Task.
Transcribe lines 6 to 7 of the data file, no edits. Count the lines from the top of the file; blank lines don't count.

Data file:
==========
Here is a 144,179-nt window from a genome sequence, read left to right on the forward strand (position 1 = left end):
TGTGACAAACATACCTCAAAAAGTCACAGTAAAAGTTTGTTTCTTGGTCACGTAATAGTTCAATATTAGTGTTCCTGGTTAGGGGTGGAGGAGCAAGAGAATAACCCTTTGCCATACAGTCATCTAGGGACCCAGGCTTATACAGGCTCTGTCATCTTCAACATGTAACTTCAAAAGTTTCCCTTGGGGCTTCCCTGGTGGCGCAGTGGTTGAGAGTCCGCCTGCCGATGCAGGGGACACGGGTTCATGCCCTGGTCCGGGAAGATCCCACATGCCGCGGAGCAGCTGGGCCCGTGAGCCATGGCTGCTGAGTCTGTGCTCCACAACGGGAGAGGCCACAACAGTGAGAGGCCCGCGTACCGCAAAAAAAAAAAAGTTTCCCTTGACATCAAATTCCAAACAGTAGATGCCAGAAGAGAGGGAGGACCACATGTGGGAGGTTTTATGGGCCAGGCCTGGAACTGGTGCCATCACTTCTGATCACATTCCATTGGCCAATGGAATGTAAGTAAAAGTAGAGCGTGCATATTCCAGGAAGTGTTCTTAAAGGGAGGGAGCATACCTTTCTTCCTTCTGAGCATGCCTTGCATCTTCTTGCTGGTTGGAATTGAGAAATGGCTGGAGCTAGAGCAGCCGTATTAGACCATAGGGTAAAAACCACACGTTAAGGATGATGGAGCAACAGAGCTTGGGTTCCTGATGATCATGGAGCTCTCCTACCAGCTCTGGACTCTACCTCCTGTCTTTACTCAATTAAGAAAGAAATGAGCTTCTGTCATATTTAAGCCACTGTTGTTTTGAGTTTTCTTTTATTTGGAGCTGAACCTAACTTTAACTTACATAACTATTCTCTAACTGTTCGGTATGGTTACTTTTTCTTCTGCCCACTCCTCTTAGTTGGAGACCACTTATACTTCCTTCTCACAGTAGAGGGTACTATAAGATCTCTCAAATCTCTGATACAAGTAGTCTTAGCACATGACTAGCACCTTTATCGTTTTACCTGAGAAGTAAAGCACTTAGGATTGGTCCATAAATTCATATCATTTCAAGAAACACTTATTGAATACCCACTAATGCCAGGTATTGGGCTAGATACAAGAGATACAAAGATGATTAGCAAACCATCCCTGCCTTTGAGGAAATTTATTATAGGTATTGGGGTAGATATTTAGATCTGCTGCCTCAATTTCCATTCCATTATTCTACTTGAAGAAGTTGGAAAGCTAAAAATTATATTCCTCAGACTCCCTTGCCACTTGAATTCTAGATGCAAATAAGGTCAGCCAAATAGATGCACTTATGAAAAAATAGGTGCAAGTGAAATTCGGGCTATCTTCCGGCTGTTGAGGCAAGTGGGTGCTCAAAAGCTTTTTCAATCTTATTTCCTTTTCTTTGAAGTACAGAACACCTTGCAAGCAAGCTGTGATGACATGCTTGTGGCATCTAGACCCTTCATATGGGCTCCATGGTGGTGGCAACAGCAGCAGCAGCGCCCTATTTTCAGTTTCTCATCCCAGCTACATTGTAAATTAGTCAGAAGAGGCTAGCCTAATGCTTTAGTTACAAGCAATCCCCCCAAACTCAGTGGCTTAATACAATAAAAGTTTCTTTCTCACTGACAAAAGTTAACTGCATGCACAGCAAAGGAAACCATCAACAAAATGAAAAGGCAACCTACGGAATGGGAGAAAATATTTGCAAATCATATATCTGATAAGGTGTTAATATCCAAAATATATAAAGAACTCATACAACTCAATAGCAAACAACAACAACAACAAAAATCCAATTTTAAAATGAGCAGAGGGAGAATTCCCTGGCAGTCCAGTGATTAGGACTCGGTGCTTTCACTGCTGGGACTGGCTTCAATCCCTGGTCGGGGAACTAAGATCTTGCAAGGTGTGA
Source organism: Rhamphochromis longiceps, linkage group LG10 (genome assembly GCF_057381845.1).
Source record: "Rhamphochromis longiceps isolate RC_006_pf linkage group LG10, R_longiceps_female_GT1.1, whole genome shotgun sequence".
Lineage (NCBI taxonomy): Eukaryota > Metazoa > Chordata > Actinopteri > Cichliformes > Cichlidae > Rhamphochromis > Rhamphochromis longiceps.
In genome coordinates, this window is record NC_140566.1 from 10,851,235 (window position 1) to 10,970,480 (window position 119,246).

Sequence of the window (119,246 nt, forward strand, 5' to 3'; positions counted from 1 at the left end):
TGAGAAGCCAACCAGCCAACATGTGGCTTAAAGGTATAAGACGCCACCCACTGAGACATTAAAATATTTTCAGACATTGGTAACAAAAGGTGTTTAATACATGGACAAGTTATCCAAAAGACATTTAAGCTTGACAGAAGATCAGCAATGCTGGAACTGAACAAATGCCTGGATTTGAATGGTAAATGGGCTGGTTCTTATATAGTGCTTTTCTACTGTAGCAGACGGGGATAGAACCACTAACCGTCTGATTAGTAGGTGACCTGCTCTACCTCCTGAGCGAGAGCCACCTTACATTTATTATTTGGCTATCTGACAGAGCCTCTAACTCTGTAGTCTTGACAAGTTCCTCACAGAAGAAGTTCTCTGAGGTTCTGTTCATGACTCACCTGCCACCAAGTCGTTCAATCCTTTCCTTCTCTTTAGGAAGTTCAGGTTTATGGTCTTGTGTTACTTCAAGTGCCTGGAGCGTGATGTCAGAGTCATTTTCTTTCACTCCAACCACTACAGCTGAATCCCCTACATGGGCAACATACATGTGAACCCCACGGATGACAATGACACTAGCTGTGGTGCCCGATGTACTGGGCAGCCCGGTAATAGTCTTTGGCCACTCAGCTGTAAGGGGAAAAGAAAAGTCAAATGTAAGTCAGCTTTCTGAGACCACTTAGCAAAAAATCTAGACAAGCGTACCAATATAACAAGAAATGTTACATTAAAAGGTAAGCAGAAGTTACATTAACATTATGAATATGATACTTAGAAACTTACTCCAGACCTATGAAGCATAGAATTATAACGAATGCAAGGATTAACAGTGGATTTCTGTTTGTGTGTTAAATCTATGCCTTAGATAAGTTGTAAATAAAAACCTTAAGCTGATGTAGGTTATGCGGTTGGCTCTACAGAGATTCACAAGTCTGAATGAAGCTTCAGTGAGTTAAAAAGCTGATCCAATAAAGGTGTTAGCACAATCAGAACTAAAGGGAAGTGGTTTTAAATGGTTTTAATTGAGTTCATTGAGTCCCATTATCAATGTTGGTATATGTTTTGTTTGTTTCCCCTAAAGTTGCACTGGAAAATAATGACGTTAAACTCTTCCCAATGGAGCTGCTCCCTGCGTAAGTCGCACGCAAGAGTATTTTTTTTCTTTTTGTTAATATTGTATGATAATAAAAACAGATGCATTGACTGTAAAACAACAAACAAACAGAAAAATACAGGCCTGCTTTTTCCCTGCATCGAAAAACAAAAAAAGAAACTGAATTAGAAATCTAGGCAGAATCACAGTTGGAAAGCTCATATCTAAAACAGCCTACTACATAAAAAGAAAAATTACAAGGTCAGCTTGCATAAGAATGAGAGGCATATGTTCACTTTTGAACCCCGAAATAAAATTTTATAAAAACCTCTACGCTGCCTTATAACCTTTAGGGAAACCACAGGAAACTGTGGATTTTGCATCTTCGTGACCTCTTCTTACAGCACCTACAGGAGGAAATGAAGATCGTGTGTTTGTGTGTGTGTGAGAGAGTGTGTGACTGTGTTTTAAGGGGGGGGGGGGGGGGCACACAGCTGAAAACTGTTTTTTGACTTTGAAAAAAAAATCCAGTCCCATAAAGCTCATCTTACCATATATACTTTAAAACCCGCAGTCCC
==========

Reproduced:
In genome coordinates, this window is record NC_140566.1 from 10,851,235 (window position 1) to 10,970,480 (window position 119,246).

Sequence of the window (119,246 nt, forward strand, 5' to 3'; positions counted from 1 at the left end):